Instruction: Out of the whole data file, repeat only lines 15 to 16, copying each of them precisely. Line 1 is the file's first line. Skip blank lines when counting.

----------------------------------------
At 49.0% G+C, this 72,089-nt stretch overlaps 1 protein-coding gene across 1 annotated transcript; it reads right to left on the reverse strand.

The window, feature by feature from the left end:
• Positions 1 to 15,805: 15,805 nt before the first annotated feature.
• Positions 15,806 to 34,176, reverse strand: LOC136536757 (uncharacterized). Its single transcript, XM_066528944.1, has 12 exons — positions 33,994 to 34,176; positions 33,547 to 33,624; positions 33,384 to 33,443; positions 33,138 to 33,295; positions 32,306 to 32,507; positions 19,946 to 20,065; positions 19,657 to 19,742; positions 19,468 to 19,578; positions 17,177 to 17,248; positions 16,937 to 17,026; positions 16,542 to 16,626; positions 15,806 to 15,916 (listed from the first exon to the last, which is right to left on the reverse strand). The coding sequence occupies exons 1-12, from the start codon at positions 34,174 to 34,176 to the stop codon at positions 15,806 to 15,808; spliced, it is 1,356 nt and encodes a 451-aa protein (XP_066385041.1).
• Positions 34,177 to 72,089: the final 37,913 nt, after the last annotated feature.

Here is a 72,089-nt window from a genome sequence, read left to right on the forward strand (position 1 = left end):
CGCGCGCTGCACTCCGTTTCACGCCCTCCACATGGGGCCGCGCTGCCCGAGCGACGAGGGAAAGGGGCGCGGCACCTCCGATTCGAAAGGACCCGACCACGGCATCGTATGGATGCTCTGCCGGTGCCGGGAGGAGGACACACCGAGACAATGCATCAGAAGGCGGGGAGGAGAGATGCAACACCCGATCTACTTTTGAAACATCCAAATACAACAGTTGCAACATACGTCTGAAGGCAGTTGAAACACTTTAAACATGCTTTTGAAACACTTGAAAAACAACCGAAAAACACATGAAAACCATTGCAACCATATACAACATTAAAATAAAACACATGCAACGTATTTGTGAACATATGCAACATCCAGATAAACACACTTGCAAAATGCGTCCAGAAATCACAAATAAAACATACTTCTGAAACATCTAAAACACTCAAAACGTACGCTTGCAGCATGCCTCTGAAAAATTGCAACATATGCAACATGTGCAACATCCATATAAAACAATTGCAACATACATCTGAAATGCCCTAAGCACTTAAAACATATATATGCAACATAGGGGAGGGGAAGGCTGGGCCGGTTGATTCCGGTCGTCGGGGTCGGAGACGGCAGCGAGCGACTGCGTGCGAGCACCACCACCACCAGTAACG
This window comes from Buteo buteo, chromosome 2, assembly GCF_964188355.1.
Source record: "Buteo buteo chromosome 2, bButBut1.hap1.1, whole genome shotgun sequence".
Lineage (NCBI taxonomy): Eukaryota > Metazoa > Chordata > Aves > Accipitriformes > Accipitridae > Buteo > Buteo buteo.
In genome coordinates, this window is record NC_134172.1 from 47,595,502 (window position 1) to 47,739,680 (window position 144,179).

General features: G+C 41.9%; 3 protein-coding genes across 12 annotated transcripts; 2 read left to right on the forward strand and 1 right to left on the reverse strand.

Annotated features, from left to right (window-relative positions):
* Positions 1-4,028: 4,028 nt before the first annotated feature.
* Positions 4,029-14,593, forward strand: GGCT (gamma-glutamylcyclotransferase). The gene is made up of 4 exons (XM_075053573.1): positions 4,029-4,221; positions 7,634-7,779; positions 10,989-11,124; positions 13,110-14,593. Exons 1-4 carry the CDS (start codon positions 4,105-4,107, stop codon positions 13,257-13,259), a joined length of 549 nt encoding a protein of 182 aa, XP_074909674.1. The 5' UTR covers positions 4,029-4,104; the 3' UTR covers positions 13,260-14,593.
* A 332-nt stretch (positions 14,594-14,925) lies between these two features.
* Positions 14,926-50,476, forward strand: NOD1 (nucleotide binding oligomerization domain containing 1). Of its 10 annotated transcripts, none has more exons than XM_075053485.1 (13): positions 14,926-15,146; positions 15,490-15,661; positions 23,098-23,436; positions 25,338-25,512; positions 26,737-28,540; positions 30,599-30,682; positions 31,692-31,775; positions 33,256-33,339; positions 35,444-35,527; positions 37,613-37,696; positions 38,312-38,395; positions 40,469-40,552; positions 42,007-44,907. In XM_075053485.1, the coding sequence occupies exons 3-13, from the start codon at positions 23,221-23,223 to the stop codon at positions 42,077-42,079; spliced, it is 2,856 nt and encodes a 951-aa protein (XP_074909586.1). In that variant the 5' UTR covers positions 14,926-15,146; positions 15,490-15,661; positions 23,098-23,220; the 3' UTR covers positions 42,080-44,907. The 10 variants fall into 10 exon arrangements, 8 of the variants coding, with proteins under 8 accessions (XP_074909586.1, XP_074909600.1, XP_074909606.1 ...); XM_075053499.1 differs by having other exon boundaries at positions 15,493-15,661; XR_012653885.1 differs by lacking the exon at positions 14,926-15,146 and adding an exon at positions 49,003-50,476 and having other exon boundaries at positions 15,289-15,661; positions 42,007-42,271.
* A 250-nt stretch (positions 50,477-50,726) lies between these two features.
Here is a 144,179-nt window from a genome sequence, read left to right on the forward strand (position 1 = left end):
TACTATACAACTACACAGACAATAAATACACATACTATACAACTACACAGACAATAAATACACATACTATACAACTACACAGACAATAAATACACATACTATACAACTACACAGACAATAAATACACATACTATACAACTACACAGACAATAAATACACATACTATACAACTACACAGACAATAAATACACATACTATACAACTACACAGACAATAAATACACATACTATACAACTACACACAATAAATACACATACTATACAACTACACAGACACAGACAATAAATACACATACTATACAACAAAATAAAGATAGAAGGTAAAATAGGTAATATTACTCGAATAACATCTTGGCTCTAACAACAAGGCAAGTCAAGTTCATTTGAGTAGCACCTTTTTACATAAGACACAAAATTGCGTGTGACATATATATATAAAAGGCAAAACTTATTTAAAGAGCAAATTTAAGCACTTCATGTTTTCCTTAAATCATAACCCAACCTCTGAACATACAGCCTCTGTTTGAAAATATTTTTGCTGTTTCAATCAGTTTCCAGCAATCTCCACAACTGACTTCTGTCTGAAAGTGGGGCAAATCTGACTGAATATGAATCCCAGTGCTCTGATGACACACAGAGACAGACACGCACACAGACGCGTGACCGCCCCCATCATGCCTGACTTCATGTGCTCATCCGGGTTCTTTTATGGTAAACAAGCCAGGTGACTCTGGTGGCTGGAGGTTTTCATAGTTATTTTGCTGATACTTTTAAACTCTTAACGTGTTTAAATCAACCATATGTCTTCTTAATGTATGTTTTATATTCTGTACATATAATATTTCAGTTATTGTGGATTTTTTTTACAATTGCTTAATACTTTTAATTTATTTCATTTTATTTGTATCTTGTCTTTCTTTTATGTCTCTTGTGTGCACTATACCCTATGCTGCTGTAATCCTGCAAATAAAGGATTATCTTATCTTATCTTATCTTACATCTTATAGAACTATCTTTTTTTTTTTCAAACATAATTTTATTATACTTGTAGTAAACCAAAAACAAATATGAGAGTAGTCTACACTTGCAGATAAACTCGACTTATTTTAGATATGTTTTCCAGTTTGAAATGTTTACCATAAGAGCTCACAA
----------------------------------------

* Positions 4,029-14,593, forward strand: GGCT (gamma-glutamylcyclotransferase). The gene is made up of 4 exons (XM_075053573.1): positions 4,029-4,221; positions 7,634-7,779; positions 10,989-11,124; positions 13,110-14,593. Exons 1-4 carry the CDS (start codon positions 4,105-4,107, stop codon positions 13,257-13,259), a joined length of 549 nt encoding a protein of 182 aa, XP_074909674.1. The 5' UTR covers positions 4,029-4,104; the 3' UTR covers positions 13,260-14,593.
* A 332-nt stretch (positions 14,594-14,925) lies between these two features.